- Lie on your back with your legs straight and arms extended above your head. Your feet should be a few inches off the floor, knees pressed together.
- Contract your abs and lift your legs and upper body simultaneously, reaching up toward your toes. At this point in the exercise, you should be balancing on your butt and lower back.
- Lower your arms and legs and repeat.
- If this is too challenging, bend your knees and do in and outs
Abs Anatomy 101
When most people talk about their abs, they usually mean the muscle at the front of their stomach; the rectus abdominus. While this muscle IS important, it’s only one of several that makes up your midsection. If you want abs you can be proud of, you really need to work the other muscles in this region. They are:
Usually just called the abs for short, this long, flat muscle runs from your sternum and lower ribs down to the bottom of your pelvis. Its functions are flexion and lateral flexion of your spine and compression of your abdominal contents. The sections of your abs are separated by bands of ligamentous tissue, which is what gives the abs their six-pack appearance.
Internal and external obliques
The internal and external obliques run diagonally across your midsection and are responsible for rotating and laterally flexing your spine. The internal obliques lie beneath the external obliques. Both obliques work together and are basically your waist muscles.
Where the rectus abdominis runs vertically up the front of your stomach, the transverse abdominis encircles it like a muscular weightlifting belt. Situated beneath the other muscles, the TVA contracts inward to stabilize your spine.
While the erector spinae is NOT an abdominal muscle, it’s still important. Basically the muscles of your lower back, working it will ensure your midsection is strong in all directions. Also, the erector spinae holds your torso upright against the pull of gravity, giving you better posture. Standing up tall instead of hunching over instantly flattens your abs.
Training and Nutrition Tips for Six-Pack Abs
As good as our abs circuit is, it won’t do much for you if you don’t combine it with a balanced workout plan and healthy diet. Use the following tips to help you sculpt the midsection of your dreams.
Train your entire body and not just your abs – your abs make up a small percentage of your total muscle mass. It’s highly improbable you’ll be able to develop your abs fully if you don’t train the rest of your body too. Combine this abs circuit with exercises for the rest of your body. You can follow a split routine or do full-body workouts as preferred.
Do your cardio – if your body fat levels are high, you’ll never see your abs. While your diet is important, you can also burn off some of those unwanted pounds with cardio. 2-3 cardio workouts per week should suffice, and you can choose between high-intensity interval training and low-intensity steady state.
Make your abs workouts progressive – the reason we’ve used a time-controlled circuit to train your abs is that it provides plenty of opportunity for progression. When you first do the workout, you’ll probably find that you can’t keep going for the entire 40 seconds per exercise.
But, as your abs conditioning improves, you should be able to do more reps. When you can rep out for the full 40 seconds, it’s time to a) increase the duration to 50 seconds per exercise or b) move onto a more demanding workout.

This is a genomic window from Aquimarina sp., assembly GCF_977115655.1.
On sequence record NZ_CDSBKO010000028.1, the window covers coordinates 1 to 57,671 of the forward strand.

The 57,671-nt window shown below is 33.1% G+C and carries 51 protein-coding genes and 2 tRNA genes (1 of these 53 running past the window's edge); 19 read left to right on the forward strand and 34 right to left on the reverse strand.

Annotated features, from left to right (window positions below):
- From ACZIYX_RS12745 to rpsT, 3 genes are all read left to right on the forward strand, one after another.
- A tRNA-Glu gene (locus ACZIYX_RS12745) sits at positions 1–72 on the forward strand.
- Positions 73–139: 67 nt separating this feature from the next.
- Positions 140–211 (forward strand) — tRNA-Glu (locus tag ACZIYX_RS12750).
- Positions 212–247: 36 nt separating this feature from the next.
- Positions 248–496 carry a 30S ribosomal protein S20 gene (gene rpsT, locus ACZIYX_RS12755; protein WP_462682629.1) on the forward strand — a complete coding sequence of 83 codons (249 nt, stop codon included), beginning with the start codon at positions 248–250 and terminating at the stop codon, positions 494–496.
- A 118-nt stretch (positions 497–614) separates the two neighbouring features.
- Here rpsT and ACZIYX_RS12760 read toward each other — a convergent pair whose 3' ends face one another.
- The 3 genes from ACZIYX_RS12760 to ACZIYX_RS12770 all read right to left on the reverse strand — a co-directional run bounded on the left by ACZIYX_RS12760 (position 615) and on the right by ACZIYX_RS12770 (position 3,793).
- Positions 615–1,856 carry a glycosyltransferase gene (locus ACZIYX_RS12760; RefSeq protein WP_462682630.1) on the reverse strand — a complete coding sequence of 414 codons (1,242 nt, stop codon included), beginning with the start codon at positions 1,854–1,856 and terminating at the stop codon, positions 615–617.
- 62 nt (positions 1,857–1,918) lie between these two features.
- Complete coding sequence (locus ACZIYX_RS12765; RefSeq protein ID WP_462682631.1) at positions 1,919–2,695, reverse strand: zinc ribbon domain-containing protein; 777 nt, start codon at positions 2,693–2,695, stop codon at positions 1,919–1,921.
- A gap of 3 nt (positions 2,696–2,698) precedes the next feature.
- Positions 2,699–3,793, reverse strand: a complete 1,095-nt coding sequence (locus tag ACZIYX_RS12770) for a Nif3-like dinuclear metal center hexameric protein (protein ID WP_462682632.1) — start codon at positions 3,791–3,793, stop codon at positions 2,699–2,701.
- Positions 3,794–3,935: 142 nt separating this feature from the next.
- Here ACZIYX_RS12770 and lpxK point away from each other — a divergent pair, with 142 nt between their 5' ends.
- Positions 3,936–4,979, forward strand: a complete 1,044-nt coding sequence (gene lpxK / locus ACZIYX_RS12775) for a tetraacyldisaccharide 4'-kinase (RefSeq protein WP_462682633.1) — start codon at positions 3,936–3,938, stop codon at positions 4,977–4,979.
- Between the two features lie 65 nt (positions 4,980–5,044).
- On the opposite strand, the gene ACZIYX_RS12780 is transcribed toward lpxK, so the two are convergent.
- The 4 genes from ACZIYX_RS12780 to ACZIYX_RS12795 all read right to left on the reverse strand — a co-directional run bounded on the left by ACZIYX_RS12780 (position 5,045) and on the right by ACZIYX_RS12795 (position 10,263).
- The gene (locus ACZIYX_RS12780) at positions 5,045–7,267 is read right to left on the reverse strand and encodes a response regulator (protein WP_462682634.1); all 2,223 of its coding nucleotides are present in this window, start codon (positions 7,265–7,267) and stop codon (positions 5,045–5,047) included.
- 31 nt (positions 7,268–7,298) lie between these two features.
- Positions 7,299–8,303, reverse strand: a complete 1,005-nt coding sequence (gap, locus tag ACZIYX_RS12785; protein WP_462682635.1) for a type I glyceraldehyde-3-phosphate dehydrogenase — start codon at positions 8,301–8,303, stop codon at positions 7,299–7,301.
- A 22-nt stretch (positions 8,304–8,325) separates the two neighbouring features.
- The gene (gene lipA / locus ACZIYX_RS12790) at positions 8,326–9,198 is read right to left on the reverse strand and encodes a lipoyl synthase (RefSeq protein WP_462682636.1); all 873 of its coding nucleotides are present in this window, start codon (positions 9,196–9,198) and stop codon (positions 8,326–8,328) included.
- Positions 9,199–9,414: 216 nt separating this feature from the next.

Either way, to keep your abs getting stronger, you MUST make your workout progressive, striving to work a little harder from one week to the next. You should also apply this principle to all your other workouts – both cardio and strength training.
Create a calorie deficit – fat is stored energy. The only way to force your body to burn that fat is to reduce your calorie intake and increase your calorie expenditure to create an energy deficit. Faced with this shortfall, your body will burn stored fat to make up the difference.
Use our calorie deficit calculator to determine how much you should eat to shed those unwanted pounds of fat. Then use a food tracking app to make hitting your nutritional goals much more manageable.
Eat clean – while you could lose weight eating junk food, it’s generally not a good idea. That’s because things like candy, pizza, and soda are very high in calories, so you won’t be able to eat much despite ingesting plenty of calories.
In contrast, natural foods are usually lower in calories, so you can eat more of them, which means you’ll feel fuller.
Hunger can be hard to resist, so it makes sense to build your meals around the most filling foods. Protein, healthy fats, and fiber are all excellent natural appetite suppressants. In contrast, sugar and refined carbs tend to stimulate the hunger centers of your brain, leading to overeating.
Don’t forget to reverse diet – so you’ve ditched the excess weight and revealed your abs. Well done! Don’t blow it all by going back to your old diet. If you do, there is a real chance that you’ll regain all the fat you just worked so hard to lose, and your abs will vanish again.
Use a reverse diet to gradually increase your food intake without undoing all your progress. Yes, this means you’ll be dieting for a few more weeks, but it also means you won’t have to start over when you realize you can no longer see your abs.
A lot of people make the mistake of training their abs every day. After all, if one workout is good, more must be better, right? But, would you train your biceps or legs every day?
There is no reason to train your abs differently from any other muscle group. That means hitting them hard 2-3 times a week to allow plenty of time for rest and recovery. After all, it’s between workouts that your muscles grow and get stronger.
This circuit has been designed to work your abs from multiple angles and develop your midsection from front to back and side to side. However, if you want to see your hard work, you’ll also need to pay attention to your diet and the rest of your training.
Use the information in this article to sculpt the midsection of your dreams and strip off that unwanted fat to reveal your abs in all their glory!